My mother, I'm sure, rarely gave any thought to the eventual circumstances of her death or how it would affect her family and her friends. She probably never gave much thought to which friends and relatives would outlive her — except that she probably assumed she would outlive my father. Both of my grandmothers outlived my grandfathers, and I think that was the pattern in the previous generations although you'd have to confirm that with my father. He's the genealogist in the family.

It is an ironic story, an irony she might have appreciated if she hadn't been the casualty.

In the last decade (or more) of her life, my mother was greatly influenced by the sight of my grandmother slipping deeper into dementia. Mom always called it "hardening of the arteries," and I am no doctor so that may well be a sort of layman's way of describing an actual medical condition, but, for the last 20 years or so, I have believed that what my grandmother really had was Alzheimer's disease.

I think Alzheimer's was first identified more than a century ago, but I don't recall hearing much, if anything, about it until after my grandmother died. I was young, though. Perhaps I just wasn't paying attention.

She lived with my parents for a couple of years before the burden of meeting her needs became too great for my working mother, and she was put in a series of nursing homes before Mom finally settled on one that she believed had an honest staff that would provide the best of care for my grandmother.

My grandmother lived into her 90s, and my mother, who believed (as I did) that she would live a long life, too, eagerly absorbed every tip — be it from a study in a medical journal, a newspaper article or word of mouth — that promised to enhance mental acuity, even to advanced age. Through diet. Through exercise. Through whatever.

If Mom was going to live into her 90s, by golly, she was going to make sure that she was mentally engaged to the end. She wasn't going to spend year after year sitting in a chair and staring vacantly out the window of a nursing home.

Mom feared an end like the one she saw her mother go through. She didn't want her children's last memories of her to be of an old woman who didn't know them, wasn't even aware when they were in the room with her.

Turned out, that wasn't in the cards for her. And, not long after her death, I remember a family friend observing that "she went out at the top of her game." I suppose it would have made her proud that she was forever frozen in people's memories as a vibrant life force.

But I think I speak for just about everyone who knew her when I say that we could have lived with her in a diminished state if it had meant we could have another 25 or 30 years with her.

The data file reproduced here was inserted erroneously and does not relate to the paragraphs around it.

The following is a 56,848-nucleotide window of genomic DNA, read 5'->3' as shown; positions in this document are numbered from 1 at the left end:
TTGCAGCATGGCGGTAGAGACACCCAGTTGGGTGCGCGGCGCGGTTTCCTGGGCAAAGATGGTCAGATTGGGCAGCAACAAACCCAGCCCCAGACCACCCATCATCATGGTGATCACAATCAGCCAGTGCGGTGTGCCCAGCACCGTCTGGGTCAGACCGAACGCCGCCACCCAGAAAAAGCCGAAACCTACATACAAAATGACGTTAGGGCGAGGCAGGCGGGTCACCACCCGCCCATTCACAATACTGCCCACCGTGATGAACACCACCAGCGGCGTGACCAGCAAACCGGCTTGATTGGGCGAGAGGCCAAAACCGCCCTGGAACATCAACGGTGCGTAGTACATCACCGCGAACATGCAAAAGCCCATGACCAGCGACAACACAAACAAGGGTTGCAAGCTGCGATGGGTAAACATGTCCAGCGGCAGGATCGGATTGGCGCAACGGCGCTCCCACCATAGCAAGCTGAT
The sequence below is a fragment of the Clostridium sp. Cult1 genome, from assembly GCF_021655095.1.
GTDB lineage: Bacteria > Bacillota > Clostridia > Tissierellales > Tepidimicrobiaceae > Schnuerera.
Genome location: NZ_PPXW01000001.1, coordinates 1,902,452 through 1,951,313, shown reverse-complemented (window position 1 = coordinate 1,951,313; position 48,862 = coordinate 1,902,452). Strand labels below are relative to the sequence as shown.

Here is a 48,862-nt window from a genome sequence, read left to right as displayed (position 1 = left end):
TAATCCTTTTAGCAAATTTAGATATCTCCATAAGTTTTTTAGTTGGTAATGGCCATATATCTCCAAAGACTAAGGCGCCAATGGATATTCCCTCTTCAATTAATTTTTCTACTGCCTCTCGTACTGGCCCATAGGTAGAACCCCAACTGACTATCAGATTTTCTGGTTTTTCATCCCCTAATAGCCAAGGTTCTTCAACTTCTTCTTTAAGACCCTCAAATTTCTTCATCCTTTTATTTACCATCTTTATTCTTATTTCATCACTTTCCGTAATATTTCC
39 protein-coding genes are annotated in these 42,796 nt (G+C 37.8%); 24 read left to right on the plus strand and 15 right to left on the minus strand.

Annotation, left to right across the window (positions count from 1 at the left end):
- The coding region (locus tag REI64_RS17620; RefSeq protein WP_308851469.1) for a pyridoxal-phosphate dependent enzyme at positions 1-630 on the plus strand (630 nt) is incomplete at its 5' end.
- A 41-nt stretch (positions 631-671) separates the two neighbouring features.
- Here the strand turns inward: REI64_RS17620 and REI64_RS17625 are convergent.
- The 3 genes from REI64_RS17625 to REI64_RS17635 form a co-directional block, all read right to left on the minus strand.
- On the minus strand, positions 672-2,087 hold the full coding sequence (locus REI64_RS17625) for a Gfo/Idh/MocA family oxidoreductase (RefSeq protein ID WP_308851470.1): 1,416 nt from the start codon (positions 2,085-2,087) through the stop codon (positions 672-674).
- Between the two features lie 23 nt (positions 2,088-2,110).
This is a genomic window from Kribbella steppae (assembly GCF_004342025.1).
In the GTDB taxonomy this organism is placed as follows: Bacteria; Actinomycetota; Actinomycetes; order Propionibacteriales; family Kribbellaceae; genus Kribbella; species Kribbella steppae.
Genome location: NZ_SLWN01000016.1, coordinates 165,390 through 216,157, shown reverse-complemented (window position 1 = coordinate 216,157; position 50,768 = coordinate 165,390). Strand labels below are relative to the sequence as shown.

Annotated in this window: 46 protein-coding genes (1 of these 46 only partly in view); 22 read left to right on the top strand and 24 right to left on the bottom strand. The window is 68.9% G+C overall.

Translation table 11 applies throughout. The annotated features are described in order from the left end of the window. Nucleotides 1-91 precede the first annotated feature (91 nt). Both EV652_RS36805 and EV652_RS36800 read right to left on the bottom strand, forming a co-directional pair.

She outlived her mother by about six years. I know it wasn't what I expected — and I am about as certain as I can be that it wasn't what she expected, either.

But that is how it worked out. Some folks' lives roll easy. Some folks' lives never roll at all. My family's lives, I think, fall somewhere in between.

I've been musing a lot about how the future plays out. Maybe it's the influence of that TV commercial where the little boy and his grandfather are sitting on the front porch of the grandfather's house, and the grandson is talking about how much he loves to be there.

"I'm going to have a house just like this when I grow up," he says confidently.

"I hope so," replies his grandfather as the narrator starts to speak about future prospects for home ownership.

That commercial never fails to make me think about things that go far beyond real estate. No one ever seems to think about those parts of it. (Well, I do, but, perhaps, as George Carlin said of himself, that is the kind of thought that kept me out of the really good schools.)

Yes, it would be nice if we always got some advance warning that someone we loved was about to die — but, if we did, it might suggest that we have more control over things than we actually do.

Because today is Cinco de Mayo — a fairly prominent holiday here in Texas — I've been thinking about a particularly touching Christmas episode of M*A*S*H in which the doctors tried to keep a mortally wounded soldier alive (technically) until after midnight so the date on his death certificate would be Dec. 26, and his children would not have to think of Christmas as the day their father died.

Soldiers have a pretty high rate of unexpected deaths, and most of those deaths probably occur with no relatives and few, if any, friends nearby.

But the soldiers' relatives probably treated their last moments together as if they really would be the last ones — ever. They knew that death was a real possibility.

That's something we all should realize. The last time I saw Mom, the thought that it would be the last time never entered my mind. In hindsight, I have told myself that, somehow, Mom may have sensed it was the last time, and I have told myself that I remember a little something extra in her last embrace.

But then there are times when I think that is something I must have dreamed up, that there was nothing unusual about our parting embrace, nothing that hadn't been there a thousand times before. Mom always hugged me when we said goodbye.

That was on an Easter Sunday. Mom was killed less than three weeks later.

Maybe it was for the best the way it turned out.

But I will always wish I told her all the things I wanted to tell her. They all came down to one simple sentence. It was one I said to her often, and I always meant it. I just wish I could have told her one more time.

I love you.